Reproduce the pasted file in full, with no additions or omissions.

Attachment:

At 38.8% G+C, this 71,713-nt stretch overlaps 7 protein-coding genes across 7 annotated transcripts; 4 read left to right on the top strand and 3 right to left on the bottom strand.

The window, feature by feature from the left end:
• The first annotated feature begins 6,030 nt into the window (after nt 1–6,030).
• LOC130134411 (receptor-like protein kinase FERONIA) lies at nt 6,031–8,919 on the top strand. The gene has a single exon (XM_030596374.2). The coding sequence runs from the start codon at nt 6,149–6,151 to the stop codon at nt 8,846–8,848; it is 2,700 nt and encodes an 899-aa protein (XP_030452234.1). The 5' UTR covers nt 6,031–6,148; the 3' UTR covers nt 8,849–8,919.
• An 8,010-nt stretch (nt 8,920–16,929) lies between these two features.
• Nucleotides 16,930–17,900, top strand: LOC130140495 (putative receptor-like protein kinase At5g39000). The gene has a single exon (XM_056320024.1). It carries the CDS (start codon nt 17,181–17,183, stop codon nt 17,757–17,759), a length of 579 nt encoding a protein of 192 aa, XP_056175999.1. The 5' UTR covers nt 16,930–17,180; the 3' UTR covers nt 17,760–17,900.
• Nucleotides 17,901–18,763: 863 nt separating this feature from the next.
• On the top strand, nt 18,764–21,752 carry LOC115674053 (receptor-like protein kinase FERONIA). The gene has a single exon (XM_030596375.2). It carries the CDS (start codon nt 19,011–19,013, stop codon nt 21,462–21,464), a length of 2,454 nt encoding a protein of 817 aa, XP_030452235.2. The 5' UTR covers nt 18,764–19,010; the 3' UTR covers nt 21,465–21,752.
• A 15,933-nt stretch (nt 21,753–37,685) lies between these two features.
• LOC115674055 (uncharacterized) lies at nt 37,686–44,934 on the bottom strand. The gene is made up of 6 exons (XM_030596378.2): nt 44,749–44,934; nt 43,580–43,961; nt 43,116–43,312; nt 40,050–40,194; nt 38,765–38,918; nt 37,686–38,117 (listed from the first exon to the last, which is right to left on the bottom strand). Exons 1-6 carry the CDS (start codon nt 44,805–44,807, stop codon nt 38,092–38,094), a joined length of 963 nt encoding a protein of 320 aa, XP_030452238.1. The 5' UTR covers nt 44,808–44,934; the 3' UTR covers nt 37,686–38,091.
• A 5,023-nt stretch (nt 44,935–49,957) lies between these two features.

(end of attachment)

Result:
At 38.8% G+C, this 71,713-nt stretch overlaps 7 protein-coding genes across 7 annotated transcripts; 4 read left to right on the top strand and 3 right to left on the bottom strand.

The window, feature by feature from the left end:
• The first annotated feature begins 6,030 nt into the window (after nt 1–6,030).
• LOC130134411 (receptor-like protein kinase FERONIA) lies at nt 6,031–8,919 on the top strand. The gene has a single exon (XM_030596374.2). The coding sequence runs from the start codon at nt 6,149–6,151 to the stop codon at nt 8,846–8,848; it is 2,700 nt and encodes an 899-aa protein (XP_030452234.1). The 5' UTR covers nt 6,031–6,148; the 3' UTR covers nt 8,849–8,919.
• An 8,010-nt stretch (nt 8,920–16,929) lies between these two features.
• Nucleotides 16,930–17,900, top strand: LOC130140495 (putative receptor-like protein kinase At5g39000). The gene has a single exon (XM_056320024.1). It carries the CDS (start codon nt 17,181–17,183, stop codon nt 17,757–17,759), a length of 579 nt encoding a protein of 192 aa, XP_056175999.1. The 5' UTR covers nt 16,930–17,180; the 3' UTR covers nt 17,760–17,900.
• Nucleotides 17,901–18,763: 863 nt separating this feature from the next.
• On the top strand, nt 18,764–21,752 carry LOC115674053 (receptor-like protein kinase FERONIA). The gene has a single exon (XM_030596375.2). It carries the CDS (start codon nt 19,011–19,013, stop codon nt 21,462–21,464), a length of 2,454 nt encoding a protein of 817 aa, XP_030452235.2. The 5' UTR covers nt 18,764–19,010; the 3' UTR covers nt 21,465–21,752.
• A 15,933-nt stretch (nt 21,753–37,685) lies between these two features.
• LOC115674055 (uncharacterized) lies at nt 37,686–44,934 on the bottom strand. The gene is made up of 6 exons (XM_030596378.2): nt 44,749–44,934; nt 43,580–43,961; nt 43,116–43,312; nt 40,050–40,194; nt 38,765–38,918; nt 37,686–38,117 (listed from the first exon to the last, which is right to left on the bottom strand). Exons 1-6 carry the CDS (start codon nt 44,805–44,807, stop codon nt 38,092–38,094), a joined length of 963 nt encoding a protein of 320 aa, XP_030452238.1. The 5' UTR covers nt 44,808–44,934; the 3' UTR covers nt 37,686–38,091.
• A 5,023-nt stretch (nt 44,935–49,957) lies between these two features.